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David Boaz Is with Us

Tom G. Palmer

David Boaz

David Boaz led an exemplary life. To know him is to admire him and even to love him. Through him, so many people were introduced to the humane, decent, rational, and compassionate case for “the simple system of natural liberty.” So many successful and happy careers were launched. So many people were gently taught how to be effective promoters of their principles, to be good colleagues, and to be better people. So many tears are being shed for the loss of our guide, our inspiration, our friend.

David came from Kentucky and he never quite lost the Kentucky twang. He became active in the promotion of liberty in college. He embraced the principles of treating every human being with respect and the presumption of liberty, and those principles infused his thought and his actions until his last days. 

I was 18 and David was 21 when we met in August 1975 in New York at the national nominating convention of the (then) Libertarian Party. I saw a handsome man sitting on a display table swinging his legs and parrying arguments about whether a stateless society could be stable and free; he didn’t think it could be and he defended constitutionally limited government as the best we could get. I was attracted like a bumblebee to a daisy. He was funny and clever and yet modest. 

Over 49 years that combination of wit and intellect and humility characterized him. For five decades he worked to secure equal liberty for each and every human being. It was his life mission, to which he hewed with extraordinary steadfastness. He was a passionate champion of ending the drug war and was active in and served on the advisory board of the National Organization for the Reform of Marijuana Laws, despite never having tried marijuana, tobacco, or any other intoxicating substance. (David never drank alcohol or smoked anything. His only vice was his preference for Coca‐​Cola, which would lead him to choose restaurants on the basis of which cola products they served.)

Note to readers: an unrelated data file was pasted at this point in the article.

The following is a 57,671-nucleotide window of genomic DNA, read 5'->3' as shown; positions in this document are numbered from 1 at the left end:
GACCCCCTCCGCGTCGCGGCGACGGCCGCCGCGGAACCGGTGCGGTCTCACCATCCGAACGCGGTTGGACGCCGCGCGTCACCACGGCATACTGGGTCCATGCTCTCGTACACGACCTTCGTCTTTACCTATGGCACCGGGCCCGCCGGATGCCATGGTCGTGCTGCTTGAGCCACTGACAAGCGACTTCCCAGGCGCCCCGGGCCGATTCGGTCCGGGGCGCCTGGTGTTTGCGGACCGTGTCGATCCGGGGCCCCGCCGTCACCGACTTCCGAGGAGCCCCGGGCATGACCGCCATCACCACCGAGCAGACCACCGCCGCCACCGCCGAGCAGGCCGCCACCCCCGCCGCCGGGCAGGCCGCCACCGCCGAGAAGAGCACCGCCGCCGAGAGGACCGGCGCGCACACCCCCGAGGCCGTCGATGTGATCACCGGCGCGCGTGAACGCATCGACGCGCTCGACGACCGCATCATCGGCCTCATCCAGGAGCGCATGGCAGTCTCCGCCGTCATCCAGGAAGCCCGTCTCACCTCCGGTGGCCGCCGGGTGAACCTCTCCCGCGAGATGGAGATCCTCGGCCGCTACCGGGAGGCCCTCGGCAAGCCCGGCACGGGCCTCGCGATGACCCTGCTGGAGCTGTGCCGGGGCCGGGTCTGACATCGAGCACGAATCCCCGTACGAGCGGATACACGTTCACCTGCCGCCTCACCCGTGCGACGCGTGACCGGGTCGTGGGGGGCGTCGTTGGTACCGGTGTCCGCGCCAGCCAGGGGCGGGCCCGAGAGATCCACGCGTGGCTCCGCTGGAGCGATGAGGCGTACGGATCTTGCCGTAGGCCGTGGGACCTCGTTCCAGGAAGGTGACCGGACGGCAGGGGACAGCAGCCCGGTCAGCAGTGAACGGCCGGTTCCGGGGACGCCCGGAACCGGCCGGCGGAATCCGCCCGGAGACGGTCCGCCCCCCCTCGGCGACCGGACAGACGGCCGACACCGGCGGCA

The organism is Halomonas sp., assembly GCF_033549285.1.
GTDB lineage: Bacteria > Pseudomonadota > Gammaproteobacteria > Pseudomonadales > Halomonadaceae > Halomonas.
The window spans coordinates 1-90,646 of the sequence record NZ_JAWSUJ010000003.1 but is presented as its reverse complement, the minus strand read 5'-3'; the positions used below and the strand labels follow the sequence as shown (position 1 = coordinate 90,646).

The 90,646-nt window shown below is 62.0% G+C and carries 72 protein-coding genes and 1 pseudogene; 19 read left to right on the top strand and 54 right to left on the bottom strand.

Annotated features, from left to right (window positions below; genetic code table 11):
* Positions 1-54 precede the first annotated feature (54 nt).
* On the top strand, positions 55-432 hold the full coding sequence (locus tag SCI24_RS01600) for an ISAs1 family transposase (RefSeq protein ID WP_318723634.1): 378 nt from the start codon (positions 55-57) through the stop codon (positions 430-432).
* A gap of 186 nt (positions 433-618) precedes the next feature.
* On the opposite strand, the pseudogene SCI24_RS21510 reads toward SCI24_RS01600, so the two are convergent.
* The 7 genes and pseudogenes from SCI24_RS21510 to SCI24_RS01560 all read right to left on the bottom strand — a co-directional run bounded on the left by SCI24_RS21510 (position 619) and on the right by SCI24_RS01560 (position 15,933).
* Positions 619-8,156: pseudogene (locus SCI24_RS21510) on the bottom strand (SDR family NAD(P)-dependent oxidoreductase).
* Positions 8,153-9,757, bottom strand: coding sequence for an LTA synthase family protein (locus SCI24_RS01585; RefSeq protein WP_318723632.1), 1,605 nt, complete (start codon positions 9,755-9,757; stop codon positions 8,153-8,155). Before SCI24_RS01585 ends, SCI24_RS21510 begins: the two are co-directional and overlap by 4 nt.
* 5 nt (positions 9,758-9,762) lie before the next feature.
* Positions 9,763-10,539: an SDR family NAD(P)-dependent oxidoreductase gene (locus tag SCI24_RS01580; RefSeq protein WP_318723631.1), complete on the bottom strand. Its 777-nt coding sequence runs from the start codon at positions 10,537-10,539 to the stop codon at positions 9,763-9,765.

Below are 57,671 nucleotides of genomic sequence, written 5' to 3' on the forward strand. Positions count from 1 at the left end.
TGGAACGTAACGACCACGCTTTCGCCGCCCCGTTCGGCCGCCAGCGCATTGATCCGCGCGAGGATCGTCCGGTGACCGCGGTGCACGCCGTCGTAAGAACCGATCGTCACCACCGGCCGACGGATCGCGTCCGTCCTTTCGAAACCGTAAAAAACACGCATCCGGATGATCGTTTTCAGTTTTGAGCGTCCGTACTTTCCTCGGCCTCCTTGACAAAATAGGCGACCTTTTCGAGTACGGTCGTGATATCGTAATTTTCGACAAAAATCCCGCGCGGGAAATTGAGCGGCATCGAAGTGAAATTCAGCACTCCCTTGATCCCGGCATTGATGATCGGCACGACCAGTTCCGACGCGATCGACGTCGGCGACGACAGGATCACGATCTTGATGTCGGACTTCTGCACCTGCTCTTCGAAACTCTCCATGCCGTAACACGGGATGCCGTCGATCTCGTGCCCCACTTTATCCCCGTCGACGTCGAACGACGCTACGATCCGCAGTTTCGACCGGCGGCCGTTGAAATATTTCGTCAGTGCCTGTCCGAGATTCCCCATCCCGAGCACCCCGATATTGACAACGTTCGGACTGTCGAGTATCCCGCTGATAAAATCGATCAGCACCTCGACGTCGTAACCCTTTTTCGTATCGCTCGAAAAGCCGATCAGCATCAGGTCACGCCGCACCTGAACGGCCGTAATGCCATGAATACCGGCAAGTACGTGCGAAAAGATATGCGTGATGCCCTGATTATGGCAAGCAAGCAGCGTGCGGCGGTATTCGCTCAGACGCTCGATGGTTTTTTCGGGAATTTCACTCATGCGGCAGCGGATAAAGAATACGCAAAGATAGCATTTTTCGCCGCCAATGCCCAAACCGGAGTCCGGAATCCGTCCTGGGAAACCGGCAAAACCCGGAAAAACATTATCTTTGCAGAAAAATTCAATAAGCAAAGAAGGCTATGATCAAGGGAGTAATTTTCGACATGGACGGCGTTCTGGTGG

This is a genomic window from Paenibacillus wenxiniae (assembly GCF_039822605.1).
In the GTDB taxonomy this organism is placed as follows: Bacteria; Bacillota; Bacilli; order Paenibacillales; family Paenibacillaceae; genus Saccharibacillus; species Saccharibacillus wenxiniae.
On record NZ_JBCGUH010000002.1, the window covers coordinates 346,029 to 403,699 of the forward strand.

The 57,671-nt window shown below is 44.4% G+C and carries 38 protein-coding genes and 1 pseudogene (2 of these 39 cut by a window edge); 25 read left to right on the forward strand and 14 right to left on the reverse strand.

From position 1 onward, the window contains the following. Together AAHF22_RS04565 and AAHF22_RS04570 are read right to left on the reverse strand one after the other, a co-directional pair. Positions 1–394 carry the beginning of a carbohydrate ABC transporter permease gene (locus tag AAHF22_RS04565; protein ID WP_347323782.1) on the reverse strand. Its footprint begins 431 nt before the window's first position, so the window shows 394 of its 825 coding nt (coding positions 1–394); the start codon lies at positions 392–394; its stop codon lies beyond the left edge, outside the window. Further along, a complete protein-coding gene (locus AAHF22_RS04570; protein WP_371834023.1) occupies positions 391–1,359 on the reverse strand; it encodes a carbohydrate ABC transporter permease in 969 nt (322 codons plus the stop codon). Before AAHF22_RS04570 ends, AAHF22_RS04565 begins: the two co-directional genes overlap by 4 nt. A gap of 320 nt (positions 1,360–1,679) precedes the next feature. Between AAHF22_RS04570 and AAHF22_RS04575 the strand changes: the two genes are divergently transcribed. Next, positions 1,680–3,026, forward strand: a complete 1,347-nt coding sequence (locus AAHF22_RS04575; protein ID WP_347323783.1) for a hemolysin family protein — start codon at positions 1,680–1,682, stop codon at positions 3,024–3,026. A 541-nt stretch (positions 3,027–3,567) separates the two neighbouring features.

He was honest. He was generous of spirit; he never questioned the motives of others, but sought to understand them, to learn from them, and to win them over to the cause of liberty, the only political idea that can be embraced by every human being without conflict or violence. 

His book The Libertarian Mind is one of the finest, most accessible, and most reasonable cases for liberty. David wrote it to introduce, to persuade, to motivate. Like his dear friend P. J. O’Rourke, who effectively rewrote Henry Hazlitt’s Economics in One Lesson, which in turn was a rewriting of Frédéric Bastiat’s “What Is Seen and What Is Not Seen,” David knew that writers who are today teenagers will need to make the case for liberty anew for their generation. And that the case will need to be made again by people yet unborn. (The Libertarian Mind will come out next year in a revised paperback edition, David’s last gift to us.)

David’s steadfastness is an example to us all. Many people become enthusiastically involved in the cause of liberty, or one of its subsidiary campaigns, and then become discouraged and drop away when the Great Victory doesn’t happen in one, two, three, or even ten years. Not David. He always knew that the changes he sought may not happen until he would not be with us to celebrate them. Some did happen. The fall of the USSR and its empire of irrationality and cruelty. The end of apartheid’s humiliation and oppression. Marriage equality. Legalization of marijuana. Through it all, through failures and successes, through slow and incremental steps, he worked tirelessly for the realization of goals that he knew would not happen until long after we are dust and ashes.

One of David’s oft used anecdotes concerned when he was challenged to name a success of the libertarian movement. 

I was asked once by some skeptics what the most important libertarian accomplishment ever was. I said, “the abolition of slavery.” Okay, they conceded. Name another. I thought more carefully and said “bringing power under the rule of law.” That was a revolutionary achievement, but it’s incomplete. It’s what we still fight for. Heroes like Mao Yushi, Chen Guangcheng, and thousands of others fight for it. We fight for it here. 

We still fight for it. We will never stop fighting for it. David Boaz is our inspiration. He never stopped. He never will, because when we fight for the rule of law, he is with us. He will always be with us.

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